Hongwu [Hung-wu] Period 1368 – 1398

Jianwen [Chien-wen] Period 1399 – 1402

Hongxi [Hung-hsi] Period 1424 – 1425

Xuande [Hsuan-te] Period 1426 – 1435

Zhengtong [Cheng-t’ung] Period 1436 – 1449

Jingtai [Cheng-t’ai] Period 1450 – 1456

Tianshun [T’ien-shun] Period 1457 – 1464

Chenghua [Ch’eng-hua] Period 1465 – 1487

Hongzhi [Hung-chih] Period 1488 – 1505

Zhengde [Cheng-te] Period 1506 – 1521

Jiajing [Chia-cheng] Period 1522 – 1566

Longqing [Lung-ch’ing] 1567 – 1572

Wanli [Wan-Li] Period 1573 – 1610

Tiachang [T’ai-ch’ang] Period 1620

Tianqi [T’ien-ch’i] Period 1620 – 1627

Chongzhen [Ch’ung-chen] Period 1627 – 1644

Qing [Ching] Dynasty (Manchu) 1644 – 1911

Shunzhi [Shun-chih] Period 1644 – 1661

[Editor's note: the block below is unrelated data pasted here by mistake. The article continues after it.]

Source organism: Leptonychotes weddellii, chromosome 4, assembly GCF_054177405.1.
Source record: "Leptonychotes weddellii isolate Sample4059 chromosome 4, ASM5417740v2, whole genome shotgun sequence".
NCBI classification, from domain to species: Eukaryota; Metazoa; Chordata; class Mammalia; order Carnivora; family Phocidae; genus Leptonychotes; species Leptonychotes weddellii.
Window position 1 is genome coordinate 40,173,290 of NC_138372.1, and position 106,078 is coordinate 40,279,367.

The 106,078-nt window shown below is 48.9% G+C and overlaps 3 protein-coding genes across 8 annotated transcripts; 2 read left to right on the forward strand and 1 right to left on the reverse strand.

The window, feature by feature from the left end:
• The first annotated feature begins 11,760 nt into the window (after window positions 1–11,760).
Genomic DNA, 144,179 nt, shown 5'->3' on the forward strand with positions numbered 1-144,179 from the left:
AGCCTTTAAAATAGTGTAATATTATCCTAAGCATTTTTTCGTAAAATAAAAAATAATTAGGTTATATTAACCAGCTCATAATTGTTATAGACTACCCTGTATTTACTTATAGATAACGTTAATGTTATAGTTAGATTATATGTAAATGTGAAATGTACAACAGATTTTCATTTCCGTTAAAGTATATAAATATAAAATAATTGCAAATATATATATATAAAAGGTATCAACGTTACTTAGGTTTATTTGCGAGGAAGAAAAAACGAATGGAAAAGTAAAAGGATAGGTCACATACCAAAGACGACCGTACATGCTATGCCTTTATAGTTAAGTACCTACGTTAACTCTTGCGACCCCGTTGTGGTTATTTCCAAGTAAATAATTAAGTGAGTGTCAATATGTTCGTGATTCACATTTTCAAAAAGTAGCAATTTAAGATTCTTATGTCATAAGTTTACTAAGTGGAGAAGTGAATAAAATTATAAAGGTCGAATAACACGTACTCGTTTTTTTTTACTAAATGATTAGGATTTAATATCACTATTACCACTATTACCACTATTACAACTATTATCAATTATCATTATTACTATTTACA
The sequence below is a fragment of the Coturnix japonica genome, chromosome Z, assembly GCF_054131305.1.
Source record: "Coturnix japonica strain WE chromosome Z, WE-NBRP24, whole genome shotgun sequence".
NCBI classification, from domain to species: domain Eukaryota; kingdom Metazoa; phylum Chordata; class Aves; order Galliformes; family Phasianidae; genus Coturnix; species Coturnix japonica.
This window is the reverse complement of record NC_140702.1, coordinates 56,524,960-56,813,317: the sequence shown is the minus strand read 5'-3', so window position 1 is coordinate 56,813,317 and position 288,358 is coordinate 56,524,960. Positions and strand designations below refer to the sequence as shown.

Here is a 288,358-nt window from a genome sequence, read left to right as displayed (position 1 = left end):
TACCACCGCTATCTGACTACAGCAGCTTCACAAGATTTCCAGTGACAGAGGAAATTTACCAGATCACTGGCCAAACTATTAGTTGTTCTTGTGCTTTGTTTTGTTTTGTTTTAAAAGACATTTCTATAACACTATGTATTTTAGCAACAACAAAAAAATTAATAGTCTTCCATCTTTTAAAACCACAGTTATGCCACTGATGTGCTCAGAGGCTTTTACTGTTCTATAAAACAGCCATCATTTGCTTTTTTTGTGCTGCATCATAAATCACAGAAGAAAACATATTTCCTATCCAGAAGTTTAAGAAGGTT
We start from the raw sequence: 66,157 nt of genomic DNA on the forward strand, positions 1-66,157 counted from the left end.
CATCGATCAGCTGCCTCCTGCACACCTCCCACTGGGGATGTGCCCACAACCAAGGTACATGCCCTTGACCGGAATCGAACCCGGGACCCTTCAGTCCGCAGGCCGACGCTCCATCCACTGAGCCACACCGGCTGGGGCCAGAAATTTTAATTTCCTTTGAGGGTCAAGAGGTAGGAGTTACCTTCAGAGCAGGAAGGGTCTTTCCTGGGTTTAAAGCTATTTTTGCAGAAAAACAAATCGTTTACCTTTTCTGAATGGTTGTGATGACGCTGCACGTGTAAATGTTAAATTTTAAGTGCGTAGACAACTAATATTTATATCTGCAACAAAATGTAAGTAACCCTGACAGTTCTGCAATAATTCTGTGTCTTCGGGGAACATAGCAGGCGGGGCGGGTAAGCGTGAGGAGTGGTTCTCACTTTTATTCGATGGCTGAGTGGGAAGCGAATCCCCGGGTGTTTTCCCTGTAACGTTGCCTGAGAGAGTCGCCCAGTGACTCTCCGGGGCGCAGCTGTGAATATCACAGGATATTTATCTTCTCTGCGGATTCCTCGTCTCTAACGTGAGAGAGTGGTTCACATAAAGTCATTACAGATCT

Kangzi [K’ang-His] Period 1622 – 1722

Yongzheng [Yung-cheng] Period 1723 – 1735

Qianlong(Ch’ien-lung) Period 1735 – 1796

Jiaqing [Chia-Ch’ing] Period 1796 – 1820

Daoguang [Tao-kuang] Period 1821 – 1850

Xianfeng [Xsien-feng] Period 1851 – 1861

Tongzhi [T’ung-chih] Period 1862 – 1874

Guangxu [Kuang-hsu] Period 1875 – 1908

Xuantong [Hsuan-t’ung] 1908 – 1911

Republic of China 1912 – 1949

Hongxian Period (Yuan Shikai) 1915 – 1916

People’s Republic of China 1949 – Present Day

You should also become familiar with Japanese history, the Shogunates and the influence each exerted on the artisans and  arts  of each epoch.

A more recently important and valuable sub-category of “age” is “provenance.” This is the history, or lineage, of a piece. A Ming vase that can be documented as having been sold in the 1970’s at an important action, for example, would be worth many times more than an “unknown” Ming vase. A piece that has been in the J.P. Morgan collection or the Herbert Hoover porcelain collection has additional value because of its “important provenance.”